In defense of her claims, the Minister points at the bill's intentions.
The bill aims to stop and prevent the circulation of online abuse, not curtail people's freedoms of expression or suppress the media.
As if broadly-written laws have never resulted in unintended consequences and mission creep. According to Adams, the government is a good steward of citizens' rights and never acts out of malice, self-interest or pure stupidity. The government can be trusted to fight for citizens rather than allow the powerful to abuse a bad law for their own ends. Really. Trust us. This time we mean it.

Filed Under: cyberbullying, free speech, new zealand, trolling


Reader Comments

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  • icon
    Ninja (profile), 6 Jul 2015 @ 4:56am

    A digital communication should not be threatening, intimidating, or menacing.

    Nothing is said about context. And even within a context some things said can sound threatening.

    A digital communication should not be grossly offensive to a reasonable person in the position of the affected individual.

    Who defines what is grossly offensive? One of the involved parts may use dirty words regularly while the other may be some sort of pure saint that will be grossly offended. Where do you draw the line?

    A digital communication should not be indecent or obscene.

    Couple breaks up, 'sexy' messages used to screw the other part. Friend makes obscene joke, gets into some bad argument, other part files lawsuit over the obscene joke, comment.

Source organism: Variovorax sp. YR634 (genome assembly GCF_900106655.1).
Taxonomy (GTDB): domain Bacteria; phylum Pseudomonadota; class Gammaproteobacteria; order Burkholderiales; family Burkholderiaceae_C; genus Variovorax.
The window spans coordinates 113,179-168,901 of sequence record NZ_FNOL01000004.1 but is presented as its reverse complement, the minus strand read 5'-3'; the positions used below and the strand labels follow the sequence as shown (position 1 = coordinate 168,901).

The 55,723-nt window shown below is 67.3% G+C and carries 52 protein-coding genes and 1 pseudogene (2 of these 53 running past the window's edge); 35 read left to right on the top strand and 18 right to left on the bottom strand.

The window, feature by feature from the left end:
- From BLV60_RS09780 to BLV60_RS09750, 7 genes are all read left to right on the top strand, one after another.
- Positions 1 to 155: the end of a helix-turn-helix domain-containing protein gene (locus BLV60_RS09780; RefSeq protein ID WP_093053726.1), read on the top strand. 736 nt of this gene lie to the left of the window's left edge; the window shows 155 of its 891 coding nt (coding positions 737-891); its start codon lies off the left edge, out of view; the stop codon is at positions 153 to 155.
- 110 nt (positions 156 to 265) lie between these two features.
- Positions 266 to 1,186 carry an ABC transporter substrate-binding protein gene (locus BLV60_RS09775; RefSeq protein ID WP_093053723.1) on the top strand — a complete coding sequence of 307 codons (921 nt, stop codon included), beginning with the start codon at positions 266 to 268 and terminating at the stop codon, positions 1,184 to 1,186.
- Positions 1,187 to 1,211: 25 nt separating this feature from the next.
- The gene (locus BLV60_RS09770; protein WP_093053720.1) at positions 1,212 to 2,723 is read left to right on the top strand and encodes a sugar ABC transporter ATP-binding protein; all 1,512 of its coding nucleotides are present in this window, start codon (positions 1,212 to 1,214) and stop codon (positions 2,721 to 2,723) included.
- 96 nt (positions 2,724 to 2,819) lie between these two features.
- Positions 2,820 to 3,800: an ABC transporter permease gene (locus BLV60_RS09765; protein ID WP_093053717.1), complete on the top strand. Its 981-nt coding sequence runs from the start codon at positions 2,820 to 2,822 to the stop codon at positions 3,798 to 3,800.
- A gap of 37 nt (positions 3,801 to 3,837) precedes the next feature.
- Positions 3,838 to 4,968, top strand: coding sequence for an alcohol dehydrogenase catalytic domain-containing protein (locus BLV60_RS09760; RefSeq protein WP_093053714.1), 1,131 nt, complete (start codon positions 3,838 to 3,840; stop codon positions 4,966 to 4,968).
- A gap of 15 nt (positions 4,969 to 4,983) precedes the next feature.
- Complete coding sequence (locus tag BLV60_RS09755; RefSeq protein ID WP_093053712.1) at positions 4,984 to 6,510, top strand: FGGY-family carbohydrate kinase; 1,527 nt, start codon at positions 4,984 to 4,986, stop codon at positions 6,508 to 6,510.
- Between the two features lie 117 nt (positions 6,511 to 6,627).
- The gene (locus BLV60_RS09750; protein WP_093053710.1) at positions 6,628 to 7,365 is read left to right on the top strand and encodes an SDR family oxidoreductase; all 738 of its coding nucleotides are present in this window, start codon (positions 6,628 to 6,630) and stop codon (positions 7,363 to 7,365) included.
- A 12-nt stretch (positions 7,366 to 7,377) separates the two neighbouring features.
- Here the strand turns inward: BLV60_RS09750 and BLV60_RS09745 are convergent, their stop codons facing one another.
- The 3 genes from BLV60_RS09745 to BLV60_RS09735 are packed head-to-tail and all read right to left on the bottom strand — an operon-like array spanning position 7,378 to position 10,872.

This law is beyond bad. It spells selective enforcement all over it. In any case...

    We are supposed to rely on the beneficence of the enforcers. That is bad lawmaking.

    This is the main problem with law makers today. You must ALWAYS assume somebody in the future will be bad and will abuse of legal loopholes or broad wording. You must assume that at some point, some authoritarian asshole will be there thus the laws must be narrowly focused while allowing plenty of room for defense.

    reply to this | link to this | view in chronology ]

  • icon
    That Anonymous Coward (profile), 6 Jul 2015 @ 6:59am

    So the road to hell is paved with "Won't someone think of the children."

    The best part of all will be the talking heads who rammed this through then having to cheerlead a child being prosecuted so saying something in anger in a game, and facing jail for years.

    reply to this | link to this | view in chronology ]

  • identicon
    Anonymous Coward, 6 Jul 2015 @ 7:13am

    A digital communication should not make a false allegation.

    How the corporations and politicians will love that one, as it allows almost anything they do not like said about their character or products to be taken down, at least until it is proven true in court.

    reply to this | link to this | view in chronology ]

  • identicon
    Jack Bower is my mentor, 6 Jul 2015 @ 7:32am

    The problem with all online behaviour laws

    There is never any context, telling someone to kill themselves is wrong and should not be encouraged but there is a real difference between posting such comments in a 4chan thread(depressed people should not hang out on 4chan) and posting the same comment on the recent popehat depression thread, these laws will never be able to tell the difference, I always harken back to the idea that this is all happening in our respective living rooms, because in a sense it is but in another more real way it's really not, and we cannot seem to decide which is which, if I had 4chan in my living room I would not expect sympathy or really any niceness at all that is not true of the popehat thread, I also would not have 4chan in my living room because they are assholes and if people are seeking help there, there is something so wrong in their lives that their families and friends should be in prison.